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Sydney’s latest move to improve ‘urban liveability’

A network of sensors will be used to gather detailed real-time data about air quality, urban heat and noise

TULIP believes the data generated from Sydney's city sensors will be "unprecedented"
TULIP believes the data generated from Sydney's city sensors will be "unprecedented"

The Technology for Urban Liveability Project (TULIP) based in Sydney, Australia, has chosen the Reekoh IoT integration platform to help deploy a network of environmental sensors across the inner city. The sensors will be used to gather detailed real-time data about air quality, urban heat and noise.


TULIP believes the data generated will be unprecedented and will act as a powerful driver of change in planning, development and public policy, as well as offering an array of dynamic new business opportunities.


By using the Reekoh platform as a core part of the solution technology, TULIP has embedded a high degree of flexibility and low-cost interoperability with the various components of their solution: IoT hardware, networks, customer applications and open data platforms.


TULIP, led by the University of Technology Sydney (UTS), is a collaboration between government, industry, research institutions, civil society, communities and citizens. This latest integration will provide it with the framework for adopting future technologies that drive the right outcomes for the project, stakeholders, and ultimately the citizens who benefit from the decisions made from TULIP’s data.


Reekoh’s value to smart cities has been increasing with the number of disconnected solution components from a growing number of vendors being adopted by government bodies and the solution providers who are working with them.


In its Cool Vendors in the Internet of Things 2017 report, research firm Gartner says that “through 2018, half the cost of implementing IoT solutions will be spent integrating various IoT components with each other and back-end systems. It is vital to understand integration is a crucial IoT competency”.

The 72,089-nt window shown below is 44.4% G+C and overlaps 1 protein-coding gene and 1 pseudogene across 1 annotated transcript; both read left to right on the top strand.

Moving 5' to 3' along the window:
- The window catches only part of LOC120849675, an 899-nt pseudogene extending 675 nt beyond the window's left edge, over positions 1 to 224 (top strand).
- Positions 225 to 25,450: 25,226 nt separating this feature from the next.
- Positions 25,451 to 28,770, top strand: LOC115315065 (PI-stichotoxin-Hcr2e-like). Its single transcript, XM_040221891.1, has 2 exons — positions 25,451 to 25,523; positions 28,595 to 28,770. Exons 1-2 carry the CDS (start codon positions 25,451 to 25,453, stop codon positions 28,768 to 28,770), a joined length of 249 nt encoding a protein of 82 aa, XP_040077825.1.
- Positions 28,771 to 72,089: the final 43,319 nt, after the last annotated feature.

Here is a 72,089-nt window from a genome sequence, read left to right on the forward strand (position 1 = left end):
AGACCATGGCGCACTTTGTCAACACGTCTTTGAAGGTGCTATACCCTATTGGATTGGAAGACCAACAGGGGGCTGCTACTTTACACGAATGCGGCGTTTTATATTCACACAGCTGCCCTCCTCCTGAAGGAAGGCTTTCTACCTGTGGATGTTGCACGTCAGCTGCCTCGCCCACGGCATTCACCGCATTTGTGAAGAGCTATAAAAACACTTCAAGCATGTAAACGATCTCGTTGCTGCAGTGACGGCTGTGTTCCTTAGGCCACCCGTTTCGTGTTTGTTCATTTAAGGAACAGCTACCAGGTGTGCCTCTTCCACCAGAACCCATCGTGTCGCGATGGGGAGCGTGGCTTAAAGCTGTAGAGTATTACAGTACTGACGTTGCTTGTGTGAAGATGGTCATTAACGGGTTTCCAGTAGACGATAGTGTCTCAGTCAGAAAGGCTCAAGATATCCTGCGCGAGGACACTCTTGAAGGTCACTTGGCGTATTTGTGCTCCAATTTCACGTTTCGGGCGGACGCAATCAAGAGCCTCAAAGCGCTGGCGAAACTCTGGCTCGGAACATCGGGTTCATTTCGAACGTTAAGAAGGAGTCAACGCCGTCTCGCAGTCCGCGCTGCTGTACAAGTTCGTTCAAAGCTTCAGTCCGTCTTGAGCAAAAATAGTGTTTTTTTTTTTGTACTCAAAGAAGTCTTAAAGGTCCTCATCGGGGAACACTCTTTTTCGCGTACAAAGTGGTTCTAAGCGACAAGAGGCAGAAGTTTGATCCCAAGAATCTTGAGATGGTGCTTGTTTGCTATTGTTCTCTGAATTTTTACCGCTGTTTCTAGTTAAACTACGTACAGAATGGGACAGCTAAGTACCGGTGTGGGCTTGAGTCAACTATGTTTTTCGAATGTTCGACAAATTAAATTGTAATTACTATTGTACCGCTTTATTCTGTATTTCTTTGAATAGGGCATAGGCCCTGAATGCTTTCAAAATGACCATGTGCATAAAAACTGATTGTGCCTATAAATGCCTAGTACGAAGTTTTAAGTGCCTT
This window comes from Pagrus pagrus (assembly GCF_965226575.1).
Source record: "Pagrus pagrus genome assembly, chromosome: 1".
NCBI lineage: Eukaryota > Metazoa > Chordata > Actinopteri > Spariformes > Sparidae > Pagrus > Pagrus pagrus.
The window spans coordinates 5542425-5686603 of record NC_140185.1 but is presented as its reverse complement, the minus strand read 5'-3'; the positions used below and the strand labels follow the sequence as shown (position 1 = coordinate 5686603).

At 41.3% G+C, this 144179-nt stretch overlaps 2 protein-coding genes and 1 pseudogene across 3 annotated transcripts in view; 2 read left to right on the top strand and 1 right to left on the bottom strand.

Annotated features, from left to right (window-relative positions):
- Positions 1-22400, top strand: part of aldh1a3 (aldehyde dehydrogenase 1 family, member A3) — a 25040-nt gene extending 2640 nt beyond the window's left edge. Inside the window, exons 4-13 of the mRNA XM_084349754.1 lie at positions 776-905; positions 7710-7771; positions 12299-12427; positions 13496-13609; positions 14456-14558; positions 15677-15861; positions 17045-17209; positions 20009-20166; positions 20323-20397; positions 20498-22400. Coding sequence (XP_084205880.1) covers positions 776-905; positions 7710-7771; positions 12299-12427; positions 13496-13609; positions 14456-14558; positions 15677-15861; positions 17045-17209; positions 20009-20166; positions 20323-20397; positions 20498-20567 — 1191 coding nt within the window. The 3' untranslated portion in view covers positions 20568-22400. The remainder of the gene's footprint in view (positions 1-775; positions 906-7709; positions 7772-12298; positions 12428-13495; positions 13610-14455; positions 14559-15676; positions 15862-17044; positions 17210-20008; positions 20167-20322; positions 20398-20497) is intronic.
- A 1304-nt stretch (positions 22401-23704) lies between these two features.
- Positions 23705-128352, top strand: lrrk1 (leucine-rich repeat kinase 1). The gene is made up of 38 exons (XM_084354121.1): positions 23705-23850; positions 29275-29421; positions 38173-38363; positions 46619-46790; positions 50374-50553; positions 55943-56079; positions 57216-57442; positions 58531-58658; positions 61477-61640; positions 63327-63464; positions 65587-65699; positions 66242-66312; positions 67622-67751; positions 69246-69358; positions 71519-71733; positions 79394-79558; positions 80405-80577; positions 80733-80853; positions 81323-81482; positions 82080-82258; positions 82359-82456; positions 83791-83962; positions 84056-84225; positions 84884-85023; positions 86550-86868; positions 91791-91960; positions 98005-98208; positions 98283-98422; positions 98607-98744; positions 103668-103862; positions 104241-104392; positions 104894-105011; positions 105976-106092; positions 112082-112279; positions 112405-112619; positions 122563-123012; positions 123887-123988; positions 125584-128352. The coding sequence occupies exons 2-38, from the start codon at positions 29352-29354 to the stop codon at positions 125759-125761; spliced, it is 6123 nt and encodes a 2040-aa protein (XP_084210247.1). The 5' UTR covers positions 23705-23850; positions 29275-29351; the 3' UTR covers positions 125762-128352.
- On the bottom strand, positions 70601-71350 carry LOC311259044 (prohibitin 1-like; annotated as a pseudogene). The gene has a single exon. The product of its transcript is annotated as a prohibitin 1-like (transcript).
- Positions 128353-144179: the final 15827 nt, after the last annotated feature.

Frank Zeichner, director of UTS’s Knowledge Economy Institute said: “We are delighted to have Reekoh, a local Australian company, providing an important element of our TULIP proof of concept. Their IoT integration platform enables us to abstract the collection of data from delivery to a variety of data platforms.”


Reekoh CEO and co-Founder Dale Rankine said, “What’s fantastic about working with customers like TULIP is seeing how IoT is bringing tangible benefits to people. It’s about making the technology invisible, and driving actual outcomes that make a difference to people’s standard of living.


“Projects like TULIP are really at the forefront of massive changes that are coming for data-driven decision-making in government.”


He added, “For our part, we’re helping TULIP simplify the multitude of components a solution like this requires, and enabling them with the capability to grow alongside new tech as it relates to delivering better outcomes for their customers.”



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